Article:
After working long hours through challenging shifts, the buzz of hospital life is nothing new to Sarah Howell (Nursing ’15, M.S.N.’17). As the charge nurse and high-risk nurse in the neonatal intensive care unit (NICU), she helps handle critical situations like birth complications or life-threatening conditions in delivery rooms.
From a young age, Sarah wanted to care for infants right after delivery. “I always dreamed of becoming a Labor and Delivery nurse. I told everyone that I wanted to be the girl to dry the babies off and hand them to their mom after they were born!” she said.
After graduating from Pensacola Christian College, she fulfilled that dream by working in the Labor and Delivery unit at Wilkes-Barre General Hospital (PA). Two and a half years later, she moved to Geisinger Wyoming Valley Medical Center (PA) and became a charge nurse in the NICU, another position she had longed for since her preceptorship. “[When I finished] my 6-week preceptorship in the Pediatric ICU (intensive care unit) my senior year at PCC, I was enthralled with critical care nursing,” Sarah said.
Watching a baby leave the NICU happy and healthy after many hours of care is one of the biggest blessings a nurse can experience. “There is nothing like the joy you feel as you follow an infant from a high-risk preterm delivery to the day of their discharge,” Sarah said. “It’s an incredible experience to rejoice with these parents as they watch their infant reach developmental milestones that allow them to be discharged home.”
The education Sarah received shaped her into the nurse she is today. Each instructor’s care and emphasis on a steady work ethic created the basis for a solid nursing foundation. Dr. Maybeth Elliott and Mrs. Rachel Schroder inspired her to have a passion and love for what she does now. “The nursing instructors taught us to go above and beyond for our patients, strive to have critical thinking [skills], and see the whole patient,” she said. “These skills set me apart in my professional setting to be a leader with a strong work ethic.”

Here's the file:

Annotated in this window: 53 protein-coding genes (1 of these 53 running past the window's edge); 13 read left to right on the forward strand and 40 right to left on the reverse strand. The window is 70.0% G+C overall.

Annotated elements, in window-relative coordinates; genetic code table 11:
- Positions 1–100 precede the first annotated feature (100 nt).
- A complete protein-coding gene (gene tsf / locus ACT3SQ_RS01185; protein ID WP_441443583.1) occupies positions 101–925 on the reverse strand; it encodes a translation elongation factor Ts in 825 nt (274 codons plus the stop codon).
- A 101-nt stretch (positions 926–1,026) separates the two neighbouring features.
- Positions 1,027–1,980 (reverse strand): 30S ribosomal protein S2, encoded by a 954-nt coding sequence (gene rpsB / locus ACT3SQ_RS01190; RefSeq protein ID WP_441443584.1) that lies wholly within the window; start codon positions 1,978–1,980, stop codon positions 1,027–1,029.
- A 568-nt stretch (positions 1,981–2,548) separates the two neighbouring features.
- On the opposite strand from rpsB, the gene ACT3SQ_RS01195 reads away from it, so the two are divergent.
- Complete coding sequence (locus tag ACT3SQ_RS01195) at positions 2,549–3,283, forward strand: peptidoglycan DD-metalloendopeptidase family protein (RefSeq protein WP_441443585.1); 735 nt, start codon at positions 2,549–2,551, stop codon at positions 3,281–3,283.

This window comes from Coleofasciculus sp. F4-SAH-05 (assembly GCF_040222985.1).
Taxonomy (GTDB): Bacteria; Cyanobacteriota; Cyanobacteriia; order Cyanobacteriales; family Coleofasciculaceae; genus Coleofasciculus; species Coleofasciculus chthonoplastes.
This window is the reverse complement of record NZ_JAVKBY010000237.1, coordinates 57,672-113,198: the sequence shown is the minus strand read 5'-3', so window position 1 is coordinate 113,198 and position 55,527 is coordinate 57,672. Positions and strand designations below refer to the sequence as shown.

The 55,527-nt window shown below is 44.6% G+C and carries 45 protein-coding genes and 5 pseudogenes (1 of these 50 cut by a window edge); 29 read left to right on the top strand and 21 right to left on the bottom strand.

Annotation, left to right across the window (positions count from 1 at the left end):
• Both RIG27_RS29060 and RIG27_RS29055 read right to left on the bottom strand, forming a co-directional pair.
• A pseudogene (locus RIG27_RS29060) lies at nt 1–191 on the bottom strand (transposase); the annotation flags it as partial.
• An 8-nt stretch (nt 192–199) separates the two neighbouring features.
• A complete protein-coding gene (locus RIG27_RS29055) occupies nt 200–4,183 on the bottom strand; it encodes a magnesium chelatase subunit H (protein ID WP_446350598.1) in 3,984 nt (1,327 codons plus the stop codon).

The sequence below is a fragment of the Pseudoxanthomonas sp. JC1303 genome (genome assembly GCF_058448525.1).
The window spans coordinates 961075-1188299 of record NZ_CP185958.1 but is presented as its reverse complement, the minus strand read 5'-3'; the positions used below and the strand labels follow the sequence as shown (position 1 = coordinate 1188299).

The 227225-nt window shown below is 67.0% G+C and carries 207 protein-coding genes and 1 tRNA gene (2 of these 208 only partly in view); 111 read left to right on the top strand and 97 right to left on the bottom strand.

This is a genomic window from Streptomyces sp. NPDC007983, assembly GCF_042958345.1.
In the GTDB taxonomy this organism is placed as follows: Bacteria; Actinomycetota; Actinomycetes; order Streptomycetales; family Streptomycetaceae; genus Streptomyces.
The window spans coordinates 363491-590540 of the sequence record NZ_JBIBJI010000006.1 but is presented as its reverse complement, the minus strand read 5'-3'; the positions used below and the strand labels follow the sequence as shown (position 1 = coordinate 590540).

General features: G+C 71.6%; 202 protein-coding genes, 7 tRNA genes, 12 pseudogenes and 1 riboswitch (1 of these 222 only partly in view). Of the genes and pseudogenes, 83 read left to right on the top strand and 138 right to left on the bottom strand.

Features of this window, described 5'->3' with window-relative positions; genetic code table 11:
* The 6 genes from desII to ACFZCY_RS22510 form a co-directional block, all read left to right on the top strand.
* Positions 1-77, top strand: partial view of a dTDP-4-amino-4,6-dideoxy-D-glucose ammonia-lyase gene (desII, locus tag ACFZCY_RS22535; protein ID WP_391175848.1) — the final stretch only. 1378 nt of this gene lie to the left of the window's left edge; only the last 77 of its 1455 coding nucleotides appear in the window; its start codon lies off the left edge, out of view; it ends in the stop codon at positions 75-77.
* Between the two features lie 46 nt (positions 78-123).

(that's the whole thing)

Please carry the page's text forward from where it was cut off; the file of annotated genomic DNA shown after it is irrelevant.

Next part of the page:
“PCC’s nursing program is constructed to show compassion and [deliver] excellent nursing care, no matter who the patient is or what type of background they come from,” said Sarah. “Just as Jesus cared for some of the poorest and sickest people without bias, PCC teaches their students the importance of following Christ’s example.”
Sarah oversees other nurses and ensures they have what they need if problems arise. She also plans patient assignments and handles any complications during a shift. As the high-risk nurse and lead resuscitator, she attends high-risk or complicated deliveries including premature infant births and cesarean sections.
Sarah Howell’s career-defining moment was aiding in the resuscitation of micro-premature twins. “I don’t think I will ever forget the faces of those beautiful small babies or the relief I saw on their mother’s face after the doctor told her they were still alive,” she recalled. “Despite the circumstances of the rushed preparation and speedy delivery, the reward of having two successful resuscitations, caring for these babies for months in the NICU, and seeing them reach their developmental milestones to be discharged home was the highlight of my career!”
Working at a hospital is not without its share of trials, though. Staff faced new and difficult challenges throughout the COVID pandemic. “From limiting the number of visitors in the hospital and the shortage of needed supplies to the uncertainty of the long-term effects on neonates and pregnant mothers, these past couple of years have been challenging and exhausting,” said Sarah. “Although the pandemic has brought a demanding and taxing aspect to the healthcare system across America, I try my best to focus on how I can bring comfort and compassion to the mothers and their infants.”
Each day brings fulfillment and the opportunity to show kindness to others in need. Sarah desires that her patients will have a positive visit and know that they are loved. “Sometimes it’s easy for nurses to have the mindset of a shift being ‘just another day on the job’; however, it’s not just another day for the patients and their families,” she said. “Whether it’s making a cute craft with the baby’s footprints for their parents to have as a keepsake or just sitting down with the mother and asking about how she’s doing emotionally, these small acts of compassion go a long way to encourage and build up these parents.”
Sarah Howell continues to bring comfort and support to families with tiny infants in the NICU through love, care, and excellence in her field. When a family leaves knowing they received the best treatment possible, Sarah magnifies Christ through critical care.
Read more about how God is directing and working through PCC faculty and alumni.